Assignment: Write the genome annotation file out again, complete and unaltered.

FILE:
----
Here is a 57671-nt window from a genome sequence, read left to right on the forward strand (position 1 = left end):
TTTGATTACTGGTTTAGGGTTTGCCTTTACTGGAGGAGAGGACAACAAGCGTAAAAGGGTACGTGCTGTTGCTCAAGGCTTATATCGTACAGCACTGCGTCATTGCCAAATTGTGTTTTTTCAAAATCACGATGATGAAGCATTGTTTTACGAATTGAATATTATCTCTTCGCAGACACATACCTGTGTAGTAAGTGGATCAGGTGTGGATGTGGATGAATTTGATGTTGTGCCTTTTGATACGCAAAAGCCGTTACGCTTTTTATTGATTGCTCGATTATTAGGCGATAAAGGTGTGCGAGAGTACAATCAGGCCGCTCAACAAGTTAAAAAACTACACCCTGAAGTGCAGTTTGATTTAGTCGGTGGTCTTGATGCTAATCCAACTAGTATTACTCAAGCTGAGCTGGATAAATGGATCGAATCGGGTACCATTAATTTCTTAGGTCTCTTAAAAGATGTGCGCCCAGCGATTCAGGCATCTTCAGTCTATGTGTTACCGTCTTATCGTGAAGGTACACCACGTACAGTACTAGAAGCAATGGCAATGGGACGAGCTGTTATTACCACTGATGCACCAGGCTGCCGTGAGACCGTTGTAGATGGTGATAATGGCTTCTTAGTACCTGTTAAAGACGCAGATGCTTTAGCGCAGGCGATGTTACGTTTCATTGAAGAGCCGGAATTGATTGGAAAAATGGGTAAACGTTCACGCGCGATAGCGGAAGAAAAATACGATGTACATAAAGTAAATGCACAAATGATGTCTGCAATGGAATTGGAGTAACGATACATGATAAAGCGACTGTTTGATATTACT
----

Here is a 57671-nt window from a genome sequence, read left to right on the forward strand (position 1 = left end):
TTTGATTACTGGTTTAGGGTTTGCCTTTACTGGAGGAGAGGACAACAAGCGTAAAAGGGTACGTGCTGTTGCTCAAGGCTTATATCGTACAGCACTGCGTCATTGCCAAATTGTGTTTTTTCAAAATCACGATGATGAAGCATTGTTTTACGAATTGAATATTATCTCTTCGCAGACACATACCTGTGTAGTAAGTGGATCAGGTGTGGATGTGGATGAATTTGATGTTGTGCCTTTTGATACGCAAAAGCCGTTACGCTTTTTATTGATTGCTCGATTATTAGGCGATAAAGGTGTGCGAGAGTACAATCAGGCCGCTCAACAAGTTAAAAAACTACACCCTGAAGTGCAGTTTGATTTAGTCGGTGGTCTTGATGCTAATCCAACTAGTATTACTCAAGCTGAGCTGGATAAATGGATCGAATCGGGTACCATTAATTTCTTAGGTCTCTTAAAAGATGTGCGCCCAGCGATTCAGGCATCTTCAGTCTATGTGTTACCGTCTTATCGTGAAGGTACACCACGTACAGTACTAGAAGCAATGGCAATGGGACGAGCTGTTATTACCACTGATGCACCAGGCTGCCGTGAGACCGTTGTAGATGGTGATAATGGCTTCTTAGTACCTGTTAAAGACGCAGATGCTTTAGCGCAGGCGATGTTACGTTTCATTGAAGAGCCGGAATTGATTGGAAAAATGGGTAAACGTTCACGCGCGATAGCGGAAGAAAAATACGATGTACATAAAGTAAATGCACAAATGATGTCTGCAATGGAATTGGAGTAACGATACATGATAAAGCGACTGTTTGATATTACT